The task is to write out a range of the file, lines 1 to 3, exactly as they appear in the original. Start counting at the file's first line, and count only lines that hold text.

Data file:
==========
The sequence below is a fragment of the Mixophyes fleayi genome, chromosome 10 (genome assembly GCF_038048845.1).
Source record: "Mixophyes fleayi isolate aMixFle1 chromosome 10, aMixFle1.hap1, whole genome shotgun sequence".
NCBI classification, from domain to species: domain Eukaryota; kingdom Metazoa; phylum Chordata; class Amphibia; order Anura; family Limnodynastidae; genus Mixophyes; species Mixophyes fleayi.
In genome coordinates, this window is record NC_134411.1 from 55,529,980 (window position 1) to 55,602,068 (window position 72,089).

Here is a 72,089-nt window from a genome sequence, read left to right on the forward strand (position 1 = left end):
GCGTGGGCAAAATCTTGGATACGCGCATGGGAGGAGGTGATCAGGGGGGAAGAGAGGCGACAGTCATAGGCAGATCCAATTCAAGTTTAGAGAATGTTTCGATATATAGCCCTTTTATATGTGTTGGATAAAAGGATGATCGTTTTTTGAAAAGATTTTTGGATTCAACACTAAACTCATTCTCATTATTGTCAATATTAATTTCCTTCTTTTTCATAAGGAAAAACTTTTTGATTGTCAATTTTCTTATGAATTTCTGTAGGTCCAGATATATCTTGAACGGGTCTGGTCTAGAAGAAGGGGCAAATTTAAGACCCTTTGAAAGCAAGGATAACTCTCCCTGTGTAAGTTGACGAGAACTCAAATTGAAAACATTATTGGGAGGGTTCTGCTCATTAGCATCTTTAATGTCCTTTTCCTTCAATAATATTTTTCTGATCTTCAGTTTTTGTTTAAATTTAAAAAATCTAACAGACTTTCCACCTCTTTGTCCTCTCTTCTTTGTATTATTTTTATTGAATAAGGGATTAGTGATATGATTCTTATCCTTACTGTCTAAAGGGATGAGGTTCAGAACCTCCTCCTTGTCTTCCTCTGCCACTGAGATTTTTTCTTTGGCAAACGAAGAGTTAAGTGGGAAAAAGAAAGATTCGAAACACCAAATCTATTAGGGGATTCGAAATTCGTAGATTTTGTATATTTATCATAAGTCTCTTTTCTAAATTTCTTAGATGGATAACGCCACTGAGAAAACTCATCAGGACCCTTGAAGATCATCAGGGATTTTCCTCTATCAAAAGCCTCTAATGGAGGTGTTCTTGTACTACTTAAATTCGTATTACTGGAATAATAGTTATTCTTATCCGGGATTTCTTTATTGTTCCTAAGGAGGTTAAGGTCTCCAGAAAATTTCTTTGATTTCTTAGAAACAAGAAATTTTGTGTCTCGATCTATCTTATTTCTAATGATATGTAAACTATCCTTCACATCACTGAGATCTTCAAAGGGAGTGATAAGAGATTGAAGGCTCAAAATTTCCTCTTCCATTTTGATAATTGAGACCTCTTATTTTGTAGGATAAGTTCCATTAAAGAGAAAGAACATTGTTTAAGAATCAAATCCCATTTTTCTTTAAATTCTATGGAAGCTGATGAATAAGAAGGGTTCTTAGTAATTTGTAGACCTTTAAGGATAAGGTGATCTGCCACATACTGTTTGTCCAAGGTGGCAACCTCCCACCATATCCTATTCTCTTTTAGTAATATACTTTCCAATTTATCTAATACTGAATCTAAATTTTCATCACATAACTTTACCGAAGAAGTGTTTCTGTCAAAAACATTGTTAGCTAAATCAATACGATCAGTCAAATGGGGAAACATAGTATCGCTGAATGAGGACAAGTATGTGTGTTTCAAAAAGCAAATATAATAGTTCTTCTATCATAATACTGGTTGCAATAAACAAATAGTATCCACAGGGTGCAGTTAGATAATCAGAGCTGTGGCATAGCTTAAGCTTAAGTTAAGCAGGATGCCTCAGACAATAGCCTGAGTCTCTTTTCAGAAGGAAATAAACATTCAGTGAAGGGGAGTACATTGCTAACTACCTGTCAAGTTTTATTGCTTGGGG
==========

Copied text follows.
The sequence below is a fragment of the Mixophyes fleayi genome, chromosome 10 (genome assembly GCF_038048845.1).
Source record: "Mixophyes fleayi isolate aMixFle1 chromosome 10, aMixFle1.hap1, whole genome shotgun sequence".
NCBI classification, from domain to species: domain Eukaryota; kingdom Metazoa; phylum Chordata; class Amphibia; order Anura; family Limnodynastidae; genus Mixophyes; species Mixophyes fleayi.